King Crimson- In the Court of the Crimson King
I think we all, at one point or another, whether we knew what it was or not, have all seen the screaming face that adorns the cover of ‘In the Court of the Crimson King’. This face, in many facets, describes the innovation, sound and intensity of this album. Crimson’s music is not to be taken lightly. Nearly all aspects of it are creative, whether it be the touches of mellotron added to the melody, or Robert Fripp's blistering guitar solos. This sole album, as King Crimson’s very first, basically defined the genre of what we call ‘prog rock’. Ironically enough, the band has always denied allegations that they are slapped with the ‘prog’ label. But on the contrary to what the band may think, this stunning five song, forty-five minute album is by all means, the true definition of the progressive rock genre. It’s not exactly easy to pinpoint their music with two words, as their lyrics tend to focus on darker, creepy subjects, but the combination of classical instrumentation, as well as 7-minute plus suites, and interesting percussion, make this one of the most interesting, and well-respected albums of all time.
From the moment that the very first song, the staple of Crimson’s catalogue, ‘21st Century Schizoid Man’ hits you, you are in for a very intense and provocative listen. Between the heavy guitar riffs and eerie voice of Greg Lake (whom we all know to be the front man of later progressive icons, Emerson, Lake and Palmer), ‘Schizoid’ proves to be a very worthy intro tune. On the subject of dark lyrics, you’ll get the jist of it when you hear Lake’s voice combined with the words ‘Blood rack, barbed wire. Politician’s funeral pyre. The combination of various woodwind instruments, mellotron, and distorted guitar carries the eerie ambience, but only before a 3 minute jam between the three. Lake, being a multi-talented musician, provides a creamy bassline, as well as an exotic staccato rhythm during the jam session. The waves of monstrous feedback from Fripp are just another benefiting factor, letting you know what is yet to be heard. As you may have noticed, Crimson is responsible for some very interesting sounds, as well as unique instrumentation and choice, for that matter. Therefore, it should not come as any surprise to you when you hear a wistful flute play a piece that depicts memories of the film ‘Fiddler on the Roof’. For the entirety of ‘I Talk to the Wind’, you will feel relaxed. The mellotron tastefully plays a few stray notes between lyrical phrases, but it's Greg Lake's voice that welcomes me. As opposed to the previous song, where his voice was raspy, throaty with lots of attack, now his voice is soothing and subtle, taking you into a deep feeling of subconscious, as if you were floating. The most bombastic section is the flute solo, which is easy to connect to where Ian Anderson of Jethro Tull found his inspiration.
It is always necessary to have a powerful, yet slow paced song on a progressive album. What that song is about is not relevant, whether it be love or death, happiness or depression, rich or poor. The next piece showcases the latter of the many subjects, touching up on darker matters. But there is no precedent saying which you must choose, and that is what sets ‘Epitaph’ apart from other ballads in the genre of rock music. Mellotron, as well as keys, and a rich orchestral string section, provide a tender foundation on which Lake's voice soars above. His voice is easily one of the best in rock music. The highlight for me is undoubtedly the string etude, which provides a classical spin on a jazzy song. Fripp's acoustic work is utterly picture perfect, and everything just seems to be top notch before the song comes to a closing. Progressive music wouldn’t be progressive music if it didn’t have an ambient theme to it. ‘Moonchild’ fills that gap, being an electronic and synth jam session. One thing that grabbed my attention was the cymbal hits during the verses. As stupid as it may sound, a mere three taps on a hi-hat could never have sounded more appropriate and attentive. Clocking in at merely 2:30, ‘Moonchild’ is nothing more but a relaxing, ambient interlude, taking you toward a nine-minute suite that will prove to be the epitome of the word ‘epic’.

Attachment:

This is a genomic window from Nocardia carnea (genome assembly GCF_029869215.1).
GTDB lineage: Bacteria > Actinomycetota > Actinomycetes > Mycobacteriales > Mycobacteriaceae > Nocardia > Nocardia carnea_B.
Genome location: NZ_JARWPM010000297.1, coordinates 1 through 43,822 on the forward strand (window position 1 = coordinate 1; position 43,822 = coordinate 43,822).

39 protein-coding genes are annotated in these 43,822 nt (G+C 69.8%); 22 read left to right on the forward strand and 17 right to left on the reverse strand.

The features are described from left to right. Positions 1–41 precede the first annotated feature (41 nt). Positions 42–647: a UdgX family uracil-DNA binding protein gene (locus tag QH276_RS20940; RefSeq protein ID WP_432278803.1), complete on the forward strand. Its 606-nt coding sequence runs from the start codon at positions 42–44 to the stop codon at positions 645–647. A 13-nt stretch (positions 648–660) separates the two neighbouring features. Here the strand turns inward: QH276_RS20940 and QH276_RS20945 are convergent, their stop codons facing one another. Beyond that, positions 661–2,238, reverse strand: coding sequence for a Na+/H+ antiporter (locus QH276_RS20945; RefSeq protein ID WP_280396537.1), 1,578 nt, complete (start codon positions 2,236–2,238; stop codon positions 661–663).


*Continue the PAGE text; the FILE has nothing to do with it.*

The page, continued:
I'm guessing that a title track for this album would be quite a listen, and I was right. I’d expect a song that lasts nine-and-a-half minutes to have separate movements, and mood swings. Once again, that is the case for this title track. ‘In the Court of the Crimson King’ is a medieval, epic movement that displays nothing more than sonic brilliance. Between the classical, finger-picked acoustic guitar, string arrangements, dark piano, choir etudes, flute solos, Greg Lake’s soaring voice, and without a doubt, the best drumming on the album, ‘In the Court of the Crimson King’ sprawls a melodic, yet heroic sound. The shift from lyrical verses to instrumental choruses is nothing short of uplifting, and the strings combined with the choir are brilliant and rich in sustain. The drumming is superb and rhythmically stunning. They really outdid themselves with this medieval suite. I’d like to ask yourself what you define as ‘epic’. Chances are, that your definition is totally crushed by this song.
Those wanting hard rock and great guitar work will take a liking to the music of King Crimson. Those who like progressive music and enjoy in-depth arrangements will like it even more. My point is, you don’t have to like only one aspect of a genre of music in order to enjoy King Crimson’s music. Whatever suits your tastes will probably find a home on this album. Every bit of this album was brilliant, intense, and epic. And who knew all of that could happen within 45 minutes?
Robert Fripp: Guitar
Ian McDonald: reeds, winds, vibes, mellotron, keys, vocals
Greg Lake: Lead Vocals, Bass
Michael Giles: Percussion, vocals
Peter Sinfeld: words and illumination